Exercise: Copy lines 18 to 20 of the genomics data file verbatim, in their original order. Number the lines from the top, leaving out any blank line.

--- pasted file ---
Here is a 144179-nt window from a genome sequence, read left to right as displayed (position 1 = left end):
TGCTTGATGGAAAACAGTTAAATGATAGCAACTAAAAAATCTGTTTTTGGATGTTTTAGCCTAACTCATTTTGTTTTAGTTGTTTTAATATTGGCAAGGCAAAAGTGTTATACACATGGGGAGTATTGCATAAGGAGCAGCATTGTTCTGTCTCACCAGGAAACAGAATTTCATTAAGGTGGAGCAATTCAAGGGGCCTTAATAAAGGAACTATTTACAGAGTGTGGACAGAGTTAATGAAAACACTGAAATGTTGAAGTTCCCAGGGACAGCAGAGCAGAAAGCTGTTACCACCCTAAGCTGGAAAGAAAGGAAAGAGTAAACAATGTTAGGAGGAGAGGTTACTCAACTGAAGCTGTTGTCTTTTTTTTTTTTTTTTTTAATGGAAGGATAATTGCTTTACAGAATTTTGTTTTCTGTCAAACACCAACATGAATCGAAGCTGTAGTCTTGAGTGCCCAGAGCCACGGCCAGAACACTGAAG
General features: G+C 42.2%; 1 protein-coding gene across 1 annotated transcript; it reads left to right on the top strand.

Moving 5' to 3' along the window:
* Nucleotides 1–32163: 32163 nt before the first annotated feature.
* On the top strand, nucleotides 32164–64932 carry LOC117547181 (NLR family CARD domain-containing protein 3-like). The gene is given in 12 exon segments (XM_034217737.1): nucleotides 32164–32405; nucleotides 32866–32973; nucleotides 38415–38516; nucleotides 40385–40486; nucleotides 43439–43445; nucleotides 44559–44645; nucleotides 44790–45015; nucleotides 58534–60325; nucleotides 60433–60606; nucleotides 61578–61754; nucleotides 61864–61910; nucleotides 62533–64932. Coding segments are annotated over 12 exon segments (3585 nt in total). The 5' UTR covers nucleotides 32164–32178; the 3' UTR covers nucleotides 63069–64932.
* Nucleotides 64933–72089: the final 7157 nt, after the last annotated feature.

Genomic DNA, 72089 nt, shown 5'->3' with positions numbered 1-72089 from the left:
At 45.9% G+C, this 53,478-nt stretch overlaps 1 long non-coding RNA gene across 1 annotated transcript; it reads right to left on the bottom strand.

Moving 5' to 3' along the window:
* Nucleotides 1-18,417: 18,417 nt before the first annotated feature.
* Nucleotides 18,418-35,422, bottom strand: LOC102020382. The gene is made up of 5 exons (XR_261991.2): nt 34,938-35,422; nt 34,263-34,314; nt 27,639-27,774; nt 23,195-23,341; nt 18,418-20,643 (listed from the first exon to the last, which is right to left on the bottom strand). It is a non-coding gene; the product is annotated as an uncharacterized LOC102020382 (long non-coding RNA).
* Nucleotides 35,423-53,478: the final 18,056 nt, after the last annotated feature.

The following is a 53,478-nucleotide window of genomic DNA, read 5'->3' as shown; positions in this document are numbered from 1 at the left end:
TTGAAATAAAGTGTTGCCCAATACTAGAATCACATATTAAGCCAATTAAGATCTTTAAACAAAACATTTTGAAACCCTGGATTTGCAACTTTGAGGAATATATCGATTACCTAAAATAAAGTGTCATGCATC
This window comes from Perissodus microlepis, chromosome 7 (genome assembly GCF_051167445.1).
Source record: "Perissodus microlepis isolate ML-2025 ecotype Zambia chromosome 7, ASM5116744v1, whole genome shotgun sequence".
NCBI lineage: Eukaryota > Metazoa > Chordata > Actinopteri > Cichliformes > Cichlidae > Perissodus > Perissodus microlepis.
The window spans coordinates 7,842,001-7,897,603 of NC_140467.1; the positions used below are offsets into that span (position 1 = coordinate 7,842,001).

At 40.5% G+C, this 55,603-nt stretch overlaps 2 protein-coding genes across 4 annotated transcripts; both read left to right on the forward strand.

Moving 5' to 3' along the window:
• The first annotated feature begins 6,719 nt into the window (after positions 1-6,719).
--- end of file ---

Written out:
NCBI lineage: Eukaryota > Metazoa > Chordata > Actinopteri > Cichliformes > Cichlidae > Perissodus > Perissodus microlepis.
The window spans coordinates 7,842,001-7,897,603 of NC_140467.1; the positions used below are offsets into that span (position 1 = coordinate 7,842,001).

At 40.5% G+C, this 55,603-nt stretch overlaps 2 protein-coding genes across 4 annotated transcripts; both read left to right on the forward strand.